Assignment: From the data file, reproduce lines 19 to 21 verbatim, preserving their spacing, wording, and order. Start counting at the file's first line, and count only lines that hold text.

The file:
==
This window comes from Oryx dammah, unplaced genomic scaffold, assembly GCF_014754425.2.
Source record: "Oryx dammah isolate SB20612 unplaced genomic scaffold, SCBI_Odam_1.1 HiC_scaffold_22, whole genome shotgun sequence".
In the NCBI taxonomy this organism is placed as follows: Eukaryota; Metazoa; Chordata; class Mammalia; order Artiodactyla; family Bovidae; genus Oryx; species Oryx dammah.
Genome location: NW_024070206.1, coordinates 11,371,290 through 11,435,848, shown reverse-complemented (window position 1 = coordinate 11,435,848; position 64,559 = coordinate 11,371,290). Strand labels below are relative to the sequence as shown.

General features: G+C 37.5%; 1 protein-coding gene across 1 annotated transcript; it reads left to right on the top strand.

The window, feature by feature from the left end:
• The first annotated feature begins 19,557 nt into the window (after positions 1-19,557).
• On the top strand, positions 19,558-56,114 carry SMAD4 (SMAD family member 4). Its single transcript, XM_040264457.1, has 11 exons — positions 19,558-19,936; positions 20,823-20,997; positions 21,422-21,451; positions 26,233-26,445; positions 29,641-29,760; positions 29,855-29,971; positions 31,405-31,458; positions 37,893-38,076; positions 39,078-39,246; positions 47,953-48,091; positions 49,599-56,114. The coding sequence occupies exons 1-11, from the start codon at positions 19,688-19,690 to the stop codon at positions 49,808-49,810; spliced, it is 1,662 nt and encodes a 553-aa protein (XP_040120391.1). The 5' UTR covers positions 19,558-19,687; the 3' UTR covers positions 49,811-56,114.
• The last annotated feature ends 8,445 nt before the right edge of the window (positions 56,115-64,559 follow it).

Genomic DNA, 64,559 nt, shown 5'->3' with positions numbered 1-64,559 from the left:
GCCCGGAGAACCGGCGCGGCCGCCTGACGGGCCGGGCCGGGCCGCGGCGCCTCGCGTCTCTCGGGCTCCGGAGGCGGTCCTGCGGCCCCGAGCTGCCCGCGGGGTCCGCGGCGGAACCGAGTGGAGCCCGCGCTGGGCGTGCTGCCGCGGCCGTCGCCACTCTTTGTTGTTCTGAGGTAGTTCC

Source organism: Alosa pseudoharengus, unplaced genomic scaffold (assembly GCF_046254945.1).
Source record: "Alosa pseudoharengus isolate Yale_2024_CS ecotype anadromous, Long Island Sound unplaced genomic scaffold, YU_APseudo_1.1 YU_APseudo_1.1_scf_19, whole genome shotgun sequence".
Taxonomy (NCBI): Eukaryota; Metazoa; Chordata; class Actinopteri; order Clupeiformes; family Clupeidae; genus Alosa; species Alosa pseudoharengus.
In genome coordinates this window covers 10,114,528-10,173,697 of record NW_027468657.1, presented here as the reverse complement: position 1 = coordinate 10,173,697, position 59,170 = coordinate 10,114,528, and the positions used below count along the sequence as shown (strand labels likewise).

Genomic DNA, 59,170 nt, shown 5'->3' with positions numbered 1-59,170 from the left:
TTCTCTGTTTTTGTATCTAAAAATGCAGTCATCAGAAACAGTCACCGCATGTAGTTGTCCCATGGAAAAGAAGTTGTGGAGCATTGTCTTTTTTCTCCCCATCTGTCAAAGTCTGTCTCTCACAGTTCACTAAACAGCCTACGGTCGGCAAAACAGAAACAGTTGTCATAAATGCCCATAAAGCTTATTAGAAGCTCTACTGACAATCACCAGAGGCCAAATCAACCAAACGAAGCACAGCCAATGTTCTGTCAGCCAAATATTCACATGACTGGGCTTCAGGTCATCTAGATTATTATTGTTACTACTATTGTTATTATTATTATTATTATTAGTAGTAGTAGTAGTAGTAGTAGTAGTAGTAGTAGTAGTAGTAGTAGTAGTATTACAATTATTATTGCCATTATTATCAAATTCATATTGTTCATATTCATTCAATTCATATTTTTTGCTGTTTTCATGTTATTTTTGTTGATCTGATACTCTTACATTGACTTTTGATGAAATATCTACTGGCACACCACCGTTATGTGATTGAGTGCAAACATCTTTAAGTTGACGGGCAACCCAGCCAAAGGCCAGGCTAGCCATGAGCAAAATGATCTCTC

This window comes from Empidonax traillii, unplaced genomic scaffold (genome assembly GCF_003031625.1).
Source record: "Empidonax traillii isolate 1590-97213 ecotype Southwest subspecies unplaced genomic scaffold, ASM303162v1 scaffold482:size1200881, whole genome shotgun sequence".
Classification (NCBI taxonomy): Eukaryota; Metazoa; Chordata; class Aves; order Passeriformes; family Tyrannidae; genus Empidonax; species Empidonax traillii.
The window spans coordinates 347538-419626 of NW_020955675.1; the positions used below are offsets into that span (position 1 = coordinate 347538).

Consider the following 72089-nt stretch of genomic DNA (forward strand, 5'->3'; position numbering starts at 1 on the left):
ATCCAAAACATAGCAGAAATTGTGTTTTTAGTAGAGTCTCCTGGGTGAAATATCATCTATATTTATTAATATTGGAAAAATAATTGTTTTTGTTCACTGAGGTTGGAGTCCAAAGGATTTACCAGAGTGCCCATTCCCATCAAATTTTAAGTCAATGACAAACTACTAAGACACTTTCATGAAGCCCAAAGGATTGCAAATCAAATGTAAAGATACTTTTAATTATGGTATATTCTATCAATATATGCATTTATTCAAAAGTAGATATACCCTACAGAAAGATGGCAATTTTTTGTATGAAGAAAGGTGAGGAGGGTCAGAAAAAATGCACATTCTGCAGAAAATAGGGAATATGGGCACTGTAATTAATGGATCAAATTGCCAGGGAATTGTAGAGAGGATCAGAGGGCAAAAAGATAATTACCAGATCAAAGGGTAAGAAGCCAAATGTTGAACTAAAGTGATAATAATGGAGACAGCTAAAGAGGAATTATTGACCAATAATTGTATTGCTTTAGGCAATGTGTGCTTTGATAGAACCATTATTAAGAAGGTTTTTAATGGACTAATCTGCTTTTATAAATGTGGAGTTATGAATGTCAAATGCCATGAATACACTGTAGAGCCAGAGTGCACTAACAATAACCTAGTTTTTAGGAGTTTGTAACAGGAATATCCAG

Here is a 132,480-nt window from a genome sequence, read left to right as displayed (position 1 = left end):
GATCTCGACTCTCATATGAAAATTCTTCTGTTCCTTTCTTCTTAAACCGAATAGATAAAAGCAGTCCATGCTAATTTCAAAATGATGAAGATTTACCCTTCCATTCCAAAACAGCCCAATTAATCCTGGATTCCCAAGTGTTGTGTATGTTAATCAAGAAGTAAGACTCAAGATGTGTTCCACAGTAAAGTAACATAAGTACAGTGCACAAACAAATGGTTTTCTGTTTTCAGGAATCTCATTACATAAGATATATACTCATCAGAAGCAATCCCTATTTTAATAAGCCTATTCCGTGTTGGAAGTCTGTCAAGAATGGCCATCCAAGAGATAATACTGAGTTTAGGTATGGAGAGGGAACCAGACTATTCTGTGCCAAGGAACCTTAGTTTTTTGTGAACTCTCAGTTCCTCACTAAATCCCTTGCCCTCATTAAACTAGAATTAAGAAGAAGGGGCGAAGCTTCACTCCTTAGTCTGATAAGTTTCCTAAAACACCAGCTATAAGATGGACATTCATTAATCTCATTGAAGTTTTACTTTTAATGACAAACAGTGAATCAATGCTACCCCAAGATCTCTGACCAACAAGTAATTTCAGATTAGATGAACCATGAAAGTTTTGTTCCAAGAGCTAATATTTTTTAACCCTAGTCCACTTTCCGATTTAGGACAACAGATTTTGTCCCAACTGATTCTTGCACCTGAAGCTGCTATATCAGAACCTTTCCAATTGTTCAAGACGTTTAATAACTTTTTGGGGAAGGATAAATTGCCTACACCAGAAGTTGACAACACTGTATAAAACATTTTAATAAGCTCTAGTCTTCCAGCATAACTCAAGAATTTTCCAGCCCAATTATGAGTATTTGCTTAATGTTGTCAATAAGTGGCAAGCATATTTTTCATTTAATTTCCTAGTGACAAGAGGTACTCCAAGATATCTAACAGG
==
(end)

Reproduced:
Source record: "Empidonax traillii isolate 1590-97213 ecotype Southwest subspecies unplaced genomic scaffold, ASM303162v1 scaffold482:size1200881, whole genome shotgun sequence".
Classification (NCBI taxonomy): Eukaryota; Metazoa; Chordata; class Aves; order Passeriformes; family Tyrannidae; genus Empidonax; species Empidonax traillii.
The window spans coordinates 347538-419626 of NW_020955675.1; the positions used below are offsets into that span (position 1 = coordinate 347538).